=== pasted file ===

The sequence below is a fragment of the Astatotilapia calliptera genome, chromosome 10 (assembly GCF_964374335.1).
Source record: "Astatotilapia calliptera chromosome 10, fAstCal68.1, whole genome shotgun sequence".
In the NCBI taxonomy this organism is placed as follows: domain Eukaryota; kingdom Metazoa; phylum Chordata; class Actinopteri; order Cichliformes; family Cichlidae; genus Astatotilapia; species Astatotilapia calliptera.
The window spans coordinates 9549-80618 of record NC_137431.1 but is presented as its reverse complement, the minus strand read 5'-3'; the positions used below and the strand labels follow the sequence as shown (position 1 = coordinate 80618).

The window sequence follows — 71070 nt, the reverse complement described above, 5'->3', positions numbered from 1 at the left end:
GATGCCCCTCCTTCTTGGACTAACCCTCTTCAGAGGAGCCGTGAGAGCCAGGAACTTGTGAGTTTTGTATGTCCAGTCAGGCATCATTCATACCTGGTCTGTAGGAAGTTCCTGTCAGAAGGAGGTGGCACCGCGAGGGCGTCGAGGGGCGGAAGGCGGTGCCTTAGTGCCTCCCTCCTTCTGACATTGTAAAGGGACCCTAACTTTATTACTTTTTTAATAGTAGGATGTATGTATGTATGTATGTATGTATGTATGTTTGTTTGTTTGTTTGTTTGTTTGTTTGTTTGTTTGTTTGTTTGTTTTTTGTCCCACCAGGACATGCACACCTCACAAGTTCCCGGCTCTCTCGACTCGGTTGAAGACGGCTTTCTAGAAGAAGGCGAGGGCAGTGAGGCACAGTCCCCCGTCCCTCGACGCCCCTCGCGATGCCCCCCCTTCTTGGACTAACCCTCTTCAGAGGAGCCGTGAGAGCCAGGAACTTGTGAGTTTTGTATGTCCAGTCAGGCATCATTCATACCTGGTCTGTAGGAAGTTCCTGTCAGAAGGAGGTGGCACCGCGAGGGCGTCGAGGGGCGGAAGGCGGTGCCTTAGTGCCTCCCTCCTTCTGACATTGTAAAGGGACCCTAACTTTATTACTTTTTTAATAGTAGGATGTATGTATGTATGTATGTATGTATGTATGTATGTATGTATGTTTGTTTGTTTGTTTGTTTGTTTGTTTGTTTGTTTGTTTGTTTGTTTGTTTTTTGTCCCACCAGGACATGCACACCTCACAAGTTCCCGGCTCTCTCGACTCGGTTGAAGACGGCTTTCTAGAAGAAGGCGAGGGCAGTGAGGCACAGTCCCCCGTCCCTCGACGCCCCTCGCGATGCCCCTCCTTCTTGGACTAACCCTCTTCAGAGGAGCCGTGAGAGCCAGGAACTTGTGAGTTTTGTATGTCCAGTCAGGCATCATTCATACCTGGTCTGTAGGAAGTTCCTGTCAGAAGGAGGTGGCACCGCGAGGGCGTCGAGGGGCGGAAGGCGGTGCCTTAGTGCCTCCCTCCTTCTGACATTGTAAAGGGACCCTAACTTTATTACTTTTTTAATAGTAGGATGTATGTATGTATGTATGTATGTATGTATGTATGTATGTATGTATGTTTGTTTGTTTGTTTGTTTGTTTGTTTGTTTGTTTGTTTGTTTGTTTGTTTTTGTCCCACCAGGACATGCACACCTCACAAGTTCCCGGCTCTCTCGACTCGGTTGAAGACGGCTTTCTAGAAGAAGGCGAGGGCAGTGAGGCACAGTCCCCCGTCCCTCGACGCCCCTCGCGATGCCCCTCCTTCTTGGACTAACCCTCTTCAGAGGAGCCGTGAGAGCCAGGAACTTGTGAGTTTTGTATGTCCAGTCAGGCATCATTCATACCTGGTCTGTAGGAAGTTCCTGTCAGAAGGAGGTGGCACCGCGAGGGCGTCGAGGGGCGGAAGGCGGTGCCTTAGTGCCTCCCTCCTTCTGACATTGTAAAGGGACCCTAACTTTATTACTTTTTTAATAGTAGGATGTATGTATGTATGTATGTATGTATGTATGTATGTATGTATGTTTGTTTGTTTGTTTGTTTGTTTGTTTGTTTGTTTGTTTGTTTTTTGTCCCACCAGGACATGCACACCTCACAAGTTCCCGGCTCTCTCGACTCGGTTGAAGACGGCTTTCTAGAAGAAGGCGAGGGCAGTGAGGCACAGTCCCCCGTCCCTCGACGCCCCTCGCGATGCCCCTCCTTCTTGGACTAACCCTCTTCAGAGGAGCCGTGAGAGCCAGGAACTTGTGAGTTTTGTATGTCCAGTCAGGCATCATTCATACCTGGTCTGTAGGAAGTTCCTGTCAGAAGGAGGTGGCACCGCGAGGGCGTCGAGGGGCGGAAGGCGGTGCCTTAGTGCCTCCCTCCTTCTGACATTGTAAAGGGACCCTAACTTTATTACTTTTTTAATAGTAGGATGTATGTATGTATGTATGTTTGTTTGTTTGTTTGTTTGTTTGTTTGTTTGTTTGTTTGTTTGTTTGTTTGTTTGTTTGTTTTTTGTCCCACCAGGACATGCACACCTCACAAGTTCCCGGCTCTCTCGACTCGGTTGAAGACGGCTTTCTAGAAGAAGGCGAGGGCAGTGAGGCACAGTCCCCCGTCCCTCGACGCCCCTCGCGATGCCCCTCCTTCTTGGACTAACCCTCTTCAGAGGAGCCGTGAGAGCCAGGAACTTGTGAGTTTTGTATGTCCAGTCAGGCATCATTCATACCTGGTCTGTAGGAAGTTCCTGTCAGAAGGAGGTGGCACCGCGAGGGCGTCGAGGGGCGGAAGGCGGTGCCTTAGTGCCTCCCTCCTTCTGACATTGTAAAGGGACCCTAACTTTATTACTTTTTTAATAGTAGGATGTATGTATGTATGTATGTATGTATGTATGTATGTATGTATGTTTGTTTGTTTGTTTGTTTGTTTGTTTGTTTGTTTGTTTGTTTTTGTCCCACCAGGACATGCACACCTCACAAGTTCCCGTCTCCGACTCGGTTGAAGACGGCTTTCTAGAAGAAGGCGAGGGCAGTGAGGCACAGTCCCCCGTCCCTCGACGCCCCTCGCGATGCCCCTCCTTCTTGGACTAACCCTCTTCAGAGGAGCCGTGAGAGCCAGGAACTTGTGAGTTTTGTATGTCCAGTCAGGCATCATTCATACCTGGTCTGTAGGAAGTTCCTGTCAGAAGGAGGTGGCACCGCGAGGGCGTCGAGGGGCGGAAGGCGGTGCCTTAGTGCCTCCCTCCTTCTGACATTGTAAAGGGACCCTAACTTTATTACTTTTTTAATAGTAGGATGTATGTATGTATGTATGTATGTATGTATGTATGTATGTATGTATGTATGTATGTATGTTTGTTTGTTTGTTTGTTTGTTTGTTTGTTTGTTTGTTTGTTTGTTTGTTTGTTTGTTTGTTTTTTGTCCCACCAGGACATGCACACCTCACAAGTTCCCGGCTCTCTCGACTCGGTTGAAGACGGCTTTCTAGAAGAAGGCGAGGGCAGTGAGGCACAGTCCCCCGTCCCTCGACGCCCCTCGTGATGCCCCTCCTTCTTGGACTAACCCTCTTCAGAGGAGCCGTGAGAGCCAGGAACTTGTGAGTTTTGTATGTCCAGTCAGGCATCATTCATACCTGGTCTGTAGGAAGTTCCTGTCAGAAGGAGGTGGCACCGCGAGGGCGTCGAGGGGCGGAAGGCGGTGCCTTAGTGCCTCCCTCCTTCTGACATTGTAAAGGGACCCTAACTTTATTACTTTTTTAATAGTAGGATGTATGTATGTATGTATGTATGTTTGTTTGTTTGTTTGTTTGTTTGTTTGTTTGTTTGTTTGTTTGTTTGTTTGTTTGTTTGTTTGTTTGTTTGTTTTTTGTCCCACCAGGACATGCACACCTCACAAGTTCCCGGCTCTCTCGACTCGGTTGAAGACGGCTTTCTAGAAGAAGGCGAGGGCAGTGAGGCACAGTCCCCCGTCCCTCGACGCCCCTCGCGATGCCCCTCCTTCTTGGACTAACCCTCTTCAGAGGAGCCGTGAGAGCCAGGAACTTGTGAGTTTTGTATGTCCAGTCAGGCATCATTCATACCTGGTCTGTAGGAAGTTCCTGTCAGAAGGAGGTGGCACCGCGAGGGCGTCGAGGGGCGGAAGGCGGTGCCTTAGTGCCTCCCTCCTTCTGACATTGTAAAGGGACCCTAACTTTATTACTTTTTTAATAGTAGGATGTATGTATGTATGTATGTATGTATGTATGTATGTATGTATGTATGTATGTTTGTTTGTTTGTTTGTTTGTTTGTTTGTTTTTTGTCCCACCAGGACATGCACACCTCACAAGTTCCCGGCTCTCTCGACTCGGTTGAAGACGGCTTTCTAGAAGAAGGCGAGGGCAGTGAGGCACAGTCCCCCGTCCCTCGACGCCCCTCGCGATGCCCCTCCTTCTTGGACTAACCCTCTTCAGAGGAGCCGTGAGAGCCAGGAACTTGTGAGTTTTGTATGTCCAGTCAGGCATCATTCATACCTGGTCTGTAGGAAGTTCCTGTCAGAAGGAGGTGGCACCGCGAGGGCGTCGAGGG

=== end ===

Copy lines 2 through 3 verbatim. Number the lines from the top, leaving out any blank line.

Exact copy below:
Source record: "Astatotilapia calliptera chromosome 10, fAstCal68.1, whole genome shotgun sequence".
In the NCBI taxonomy this organism is placed as follows: domain Eukaryota; kingdom Metazoa; phylum Chordata; class Actinopteri; order Cichliformes; family Cichlidae; genus Astatotilapia; species Astatotilapia calliptera.